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Conservation Stories

Since its inception in 1990, ASA has helped landowners protect a variety of working lands throughout Washington and Rensselaer counties.
Stewart Farm

234 ACRES conserved IN EASTON

“We’re in the dairy business and we’re going to stay in the dairy business”. Despite many hardships and challenges faced in more than 50 years of farming, Cliff Stewart is still passionate about how he and his family make their living. In 1959, he and his wife Janet bought Autumn View Acres on Route 40 in Easton on contract from a man who continued to live upstairs for a number of years until their family expanded. The Stewarts were just getting started with a small herd of 27 cows and the first of six children on the way.

Building a Family Farm

They already had some farming experience. Janet grew up on her parents’ dairy farm in White Creek and Cliff came from Cossayuna where he’d worked on a neighboring farm. After graduation, he got a job testing milk and when one of the Argyle farmers he knew from his rounds died, he was asked to manage the farm. After three years in Argyle, they were hooked and eager for a place of their own. “Farming gets in your blood,” explains Cliff.

The Stewarts kept their operation small over the years so they could manage it within the family. They have always sold their milk to Dairylea, a farmer-owned milk cooperative, and today they milk about 130 Holsteins and have another 100 young stock. Janet recalls the early days when she would be out working in the fields and watching the children as well. “Every field had a tree back in those days and I’d set the playpen up under it with books and snacks so the kids would occupy themselves. Sometimes I’d have to run back to the house for someone getting on or off the bus for school.”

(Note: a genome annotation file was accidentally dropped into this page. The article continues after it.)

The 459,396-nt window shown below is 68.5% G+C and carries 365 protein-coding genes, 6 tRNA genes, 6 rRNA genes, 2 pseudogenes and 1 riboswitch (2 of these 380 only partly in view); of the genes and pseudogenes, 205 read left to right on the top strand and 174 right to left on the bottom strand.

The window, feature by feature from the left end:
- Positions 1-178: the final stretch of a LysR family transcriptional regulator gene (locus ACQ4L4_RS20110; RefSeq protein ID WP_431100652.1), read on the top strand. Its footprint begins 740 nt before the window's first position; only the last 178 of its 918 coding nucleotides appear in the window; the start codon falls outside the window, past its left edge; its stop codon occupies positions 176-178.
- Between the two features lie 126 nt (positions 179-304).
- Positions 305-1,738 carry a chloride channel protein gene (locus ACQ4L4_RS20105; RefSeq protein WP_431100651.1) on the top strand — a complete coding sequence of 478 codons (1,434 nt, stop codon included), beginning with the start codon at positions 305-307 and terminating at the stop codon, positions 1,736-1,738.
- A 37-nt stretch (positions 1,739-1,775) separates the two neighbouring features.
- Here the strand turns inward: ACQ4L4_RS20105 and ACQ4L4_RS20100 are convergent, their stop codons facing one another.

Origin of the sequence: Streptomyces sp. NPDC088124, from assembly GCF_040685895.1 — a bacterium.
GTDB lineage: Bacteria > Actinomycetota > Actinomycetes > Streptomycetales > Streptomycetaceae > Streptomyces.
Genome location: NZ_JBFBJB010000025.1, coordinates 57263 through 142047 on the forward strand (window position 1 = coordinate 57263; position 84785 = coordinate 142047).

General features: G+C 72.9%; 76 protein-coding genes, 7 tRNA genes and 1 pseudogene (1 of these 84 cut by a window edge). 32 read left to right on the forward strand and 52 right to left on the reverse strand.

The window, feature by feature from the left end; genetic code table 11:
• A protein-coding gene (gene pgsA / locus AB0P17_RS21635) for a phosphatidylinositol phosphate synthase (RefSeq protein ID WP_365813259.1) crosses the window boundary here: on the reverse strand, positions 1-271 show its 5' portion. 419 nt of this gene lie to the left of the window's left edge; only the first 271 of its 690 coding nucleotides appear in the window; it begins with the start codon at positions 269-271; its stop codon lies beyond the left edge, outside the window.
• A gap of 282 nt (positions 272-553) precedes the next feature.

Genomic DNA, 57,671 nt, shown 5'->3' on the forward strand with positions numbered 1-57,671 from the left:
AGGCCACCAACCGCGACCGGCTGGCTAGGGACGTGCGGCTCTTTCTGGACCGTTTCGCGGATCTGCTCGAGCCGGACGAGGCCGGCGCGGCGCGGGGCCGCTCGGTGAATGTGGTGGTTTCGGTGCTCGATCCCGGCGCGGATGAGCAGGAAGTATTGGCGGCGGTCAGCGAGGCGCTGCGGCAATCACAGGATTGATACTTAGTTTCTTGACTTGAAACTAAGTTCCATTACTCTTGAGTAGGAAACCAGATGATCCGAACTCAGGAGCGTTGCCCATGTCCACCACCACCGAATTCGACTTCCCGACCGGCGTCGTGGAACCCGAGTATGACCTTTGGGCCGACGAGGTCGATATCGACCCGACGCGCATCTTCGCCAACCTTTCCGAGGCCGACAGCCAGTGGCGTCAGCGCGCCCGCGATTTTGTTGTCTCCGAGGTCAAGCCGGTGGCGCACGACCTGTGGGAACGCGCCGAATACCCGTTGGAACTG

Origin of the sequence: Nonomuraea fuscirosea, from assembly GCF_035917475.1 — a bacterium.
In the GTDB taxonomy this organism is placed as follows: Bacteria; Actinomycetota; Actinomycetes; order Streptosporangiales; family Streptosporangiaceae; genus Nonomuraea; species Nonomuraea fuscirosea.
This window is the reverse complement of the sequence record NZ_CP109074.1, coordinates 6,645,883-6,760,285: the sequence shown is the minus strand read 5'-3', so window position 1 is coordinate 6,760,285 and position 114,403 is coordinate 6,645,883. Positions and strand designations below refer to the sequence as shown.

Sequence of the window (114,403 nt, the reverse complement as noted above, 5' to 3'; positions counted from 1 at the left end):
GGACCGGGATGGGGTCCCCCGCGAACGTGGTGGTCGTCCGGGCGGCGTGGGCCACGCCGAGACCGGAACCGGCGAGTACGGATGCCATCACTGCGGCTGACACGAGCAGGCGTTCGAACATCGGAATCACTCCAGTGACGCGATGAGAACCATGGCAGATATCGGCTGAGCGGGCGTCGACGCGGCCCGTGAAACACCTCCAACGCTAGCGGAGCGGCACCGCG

Conservation Provides Funds for Reinvestment and Future Security

In 1999, the Stewarts protected 57 acres of land with ASA after hearing about the conservation program from their neighbor George Houser. They were among the first farms in New York to receive funding from the state’s farmland protection program and used the money to build a machine shop so they could work on tractors and equipment inside, out of the elements—a big improvement.

The Stewarts also believe that protecting their farm helps ensure a future for farming in the area. As Janet explains, “Obviously, for farming to work you’ve got to have a block of other farms nearby or else you’ll get to the same point as some farmers in Massachusetts who have to drive all the way to Salem or Greenwich just to get a part for a tractor. You need farms to have infrastructure and infrastructure to have farms. Land along route 40 is worth some money for development for the views and the river and it can be a big temptation to cash in. Now, with the easement, it’s off the table.”

The Stewarts raised six children on the farm: Keith, Karen, Kevin, Kris, Kelley, and Kyle. “Keith”, Janet recalls, “was always the farmer”. Over the years he has taken on running the farm and now owns the cows and equipment and rents the land from his parents. He and his wife Sheri have four children of their own and are proud to carry on the family tradition.

Now approaching retirement, the Stewarts are planning to transition the land to Keith. Working with ASA and the Town of Easton, they were awarded a second grant from the state to protect their remaining 234 acres of land and finalized the farm’s conservation this past May. When the time comes Keith will be able to purchase the land at its reduced agricultural value. Cliff and Janet will be secure in their retirement and pleased that the farm they’ve worked so hard to build will continue to be a farm for generations to come.

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